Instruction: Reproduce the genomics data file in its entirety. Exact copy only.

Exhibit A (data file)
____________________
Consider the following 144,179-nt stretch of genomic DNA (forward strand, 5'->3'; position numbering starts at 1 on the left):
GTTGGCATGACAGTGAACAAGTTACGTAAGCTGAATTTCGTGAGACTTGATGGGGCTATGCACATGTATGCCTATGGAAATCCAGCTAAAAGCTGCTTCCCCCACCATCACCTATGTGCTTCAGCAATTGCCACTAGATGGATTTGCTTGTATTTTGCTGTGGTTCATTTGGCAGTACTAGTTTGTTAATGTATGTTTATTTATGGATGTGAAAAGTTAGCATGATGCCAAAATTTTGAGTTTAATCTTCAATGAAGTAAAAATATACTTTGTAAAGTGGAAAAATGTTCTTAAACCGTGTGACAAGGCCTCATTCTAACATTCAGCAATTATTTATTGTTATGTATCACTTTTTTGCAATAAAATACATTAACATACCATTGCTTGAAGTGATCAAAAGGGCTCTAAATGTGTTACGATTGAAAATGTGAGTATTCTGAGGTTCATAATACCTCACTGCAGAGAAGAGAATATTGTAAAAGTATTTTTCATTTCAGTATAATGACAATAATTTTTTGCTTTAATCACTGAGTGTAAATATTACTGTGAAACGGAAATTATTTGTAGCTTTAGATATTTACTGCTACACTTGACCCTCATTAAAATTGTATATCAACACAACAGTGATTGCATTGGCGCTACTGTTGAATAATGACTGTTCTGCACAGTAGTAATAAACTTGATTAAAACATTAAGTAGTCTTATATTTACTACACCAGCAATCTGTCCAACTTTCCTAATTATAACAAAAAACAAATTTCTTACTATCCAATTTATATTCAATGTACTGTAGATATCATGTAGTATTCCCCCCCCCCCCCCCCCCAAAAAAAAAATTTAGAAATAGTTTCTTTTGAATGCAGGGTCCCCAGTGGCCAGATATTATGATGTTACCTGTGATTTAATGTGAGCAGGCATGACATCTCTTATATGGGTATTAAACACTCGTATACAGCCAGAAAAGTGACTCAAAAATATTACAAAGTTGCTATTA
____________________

Consider the following 144,179-nt stretch of genomic DNA (forward strand, 5'->3'; position numbering starts at 1 on the left):
GTTGGCATGACAGTGAACAAGTTACGTAAGCTGAATTTCGTGAGACTTGATGGGGCTATGCACATGTATGCCTATGGAAATCCAGCTAAAAGCTGCTTCCCCCACCATCACCTATGTGCTTCAGCAATTGCCACTAGATGGATTTGCTTGTATTTTGCTGTGGTTCATTTGGCAGTACTAGTTTGTTAATGTATGTTTATTTATGGATGTGAAAAGTTAGCATGATGCCAAAATTTTGAGTTTAATCTTCAATGAAGTAAAAATATACTTTGTAAAGTGGAAAAATGTTCTTAAACCGTGTGACAAGGCCTCATTCTAACATTCAGCAATTATTTATTGTTATGTATCACTTTTTTGCAATAAAATACATTAACATACCATTGCTTGAAGTGATCAAAAGGGCTCTAAATGTGTTACGATTGAAAATGTGAGTATTCTGAGGTTCATAATACCTCACTGCAGAGAAGAGAATATTGTAAAAGTATTTTTCATTTCAGTATAATGACAATAATTTTTTGCTTTAATCACTGAGTGTAAATATTACTGTGAAACGGAAATTATTTGTAGCTTTAGATATTTACTGCTACACTTGACCCTCATTAAAATTGTATATCAACACAACAGTGATTGCATTGGCGCTACTGTTGAATAATGACTGTTCTGCACAGTAGTAATAAACTTGATTAAAACATTAAGTAGTCTTATATTTACTACACCAGCAATCTGTCCAACTTTCCTAATTATAACAAAAAACAAATTTCTTACTATCCAATTTATATTCAATGTACTGTAGATATCATGTAGTATTCCCCCCCCCCCCCCCCCCAAAAAAAAAATTTAGAAATAGTTTCTTTTGAATGCAGGGTCCCCAGTGGCCAGATATTATGATGTTACCTGTGATTTAATGTGAGCAGGCATGACATCTCTTATATGGGTATTAAACACTCGTATACAGCCAGAAAAGTGACTCAAAAATATTACAAAGTTGCTATTA